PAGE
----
Let's start with some questions for you. Are you a runner (just like to watch trains run?) or do you want to be an operator (run somewhat like real world?)? Assuming you plan to make up a train from cars in your yard and back up a steam engine from the roundhouse to run the train, how will you pull that train out on to the mainline? Once you fix your yard connection to the mainline, how will you get your engine from the front of the train to the roundhouse after it pulls a train into the yard? Think arrival/departure track(s) with an engine escape at the other end of the yard.
Next, are you only planning to run one train at a time? Without passing sidings somewhere, that's really all you can do on an out-and-back layout. Your other choice might be to do a double track mainline with a double-ended yard attached to the mainline in two places. Have you tried the SCARM "run a train" feature? How did you like the results?
Is your overall available space only the 120" by about 280" or do you have more space at the ends of your length and width? If those are your nominal total room measurements, then your proposed layout will go wall to wall in many spots. How will you get to derailments in you yard or engine areas?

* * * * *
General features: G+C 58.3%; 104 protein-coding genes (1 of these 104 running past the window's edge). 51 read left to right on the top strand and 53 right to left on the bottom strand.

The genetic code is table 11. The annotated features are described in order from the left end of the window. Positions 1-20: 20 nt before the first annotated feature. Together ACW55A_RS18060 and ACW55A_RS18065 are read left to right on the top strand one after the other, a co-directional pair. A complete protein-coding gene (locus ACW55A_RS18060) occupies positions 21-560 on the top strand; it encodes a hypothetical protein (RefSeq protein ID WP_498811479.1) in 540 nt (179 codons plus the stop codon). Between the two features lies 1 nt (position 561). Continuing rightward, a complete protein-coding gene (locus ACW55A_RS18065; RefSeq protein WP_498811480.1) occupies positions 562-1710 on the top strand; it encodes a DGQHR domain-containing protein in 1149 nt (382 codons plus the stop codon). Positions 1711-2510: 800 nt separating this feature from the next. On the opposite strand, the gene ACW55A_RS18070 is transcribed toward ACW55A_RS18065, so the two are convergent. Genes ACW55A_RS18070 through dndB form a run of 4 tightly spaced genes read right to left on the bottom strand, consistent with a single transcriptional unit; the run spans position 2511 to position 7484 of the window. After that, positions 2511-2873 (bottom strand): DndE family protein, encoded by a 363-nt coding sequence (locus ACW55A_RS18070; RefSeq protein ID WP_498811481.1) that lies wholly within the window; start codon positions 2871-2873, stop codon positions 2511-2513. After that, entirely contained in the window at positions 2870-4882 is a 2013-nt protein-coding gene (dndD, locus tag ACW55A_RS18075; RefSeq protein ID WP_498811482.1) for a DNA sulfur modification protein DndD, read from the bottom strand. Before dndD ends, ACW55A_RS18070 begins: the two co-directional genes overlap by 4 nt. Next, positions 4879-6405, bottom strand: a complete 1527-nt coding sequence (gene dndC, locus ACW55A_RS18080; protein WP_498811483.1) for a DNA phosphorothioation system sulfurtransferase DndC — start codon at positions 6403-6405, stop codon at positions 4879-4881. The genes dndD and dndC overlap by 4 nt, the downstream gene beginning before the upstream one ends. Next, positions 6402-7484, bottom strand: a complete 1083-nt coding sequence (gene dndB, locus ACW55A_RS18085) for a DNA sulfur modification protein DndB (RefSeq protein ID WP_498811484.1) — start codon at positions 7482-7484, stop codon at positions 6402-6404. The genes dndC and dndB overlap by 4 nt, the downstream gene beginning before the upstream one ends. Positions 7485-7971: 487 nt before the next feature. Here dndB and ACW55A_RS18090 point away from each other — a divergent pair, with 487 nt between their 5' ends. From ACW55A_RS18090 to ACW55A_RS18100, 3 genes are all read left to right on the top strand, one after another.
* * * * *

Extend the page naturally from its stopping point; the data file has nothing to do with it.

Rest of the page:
Where do you plan to put the operator controls and what will be the most prevalent view of an operational layout? If the "front" is near the bottom of your picture, then your up-and-over reverse loop will block the view of your turntable and roundhouse which are often times the most important (and costly) scenic elements of a layout. Why not put the up-and-over on the other end?
I strongly suggest you buy a track planning book (or see if you can borrow one from a local library) like "Track Planning for Realistic Operation." Even if you don't want to be an operator, it will explain ways to incorporate whatever features you desire into the space you have. I also strongly suggest you look at some of the other layout planning threads on this sub-forum and read the discussions about features included or skipped and the rational for each choice.
Read, learn, put into practice, and enjoy this hobby. You have a lot of space at you disposal (I envy you) to develop something that meets your needs (not just any old layout diagram), once you identify them.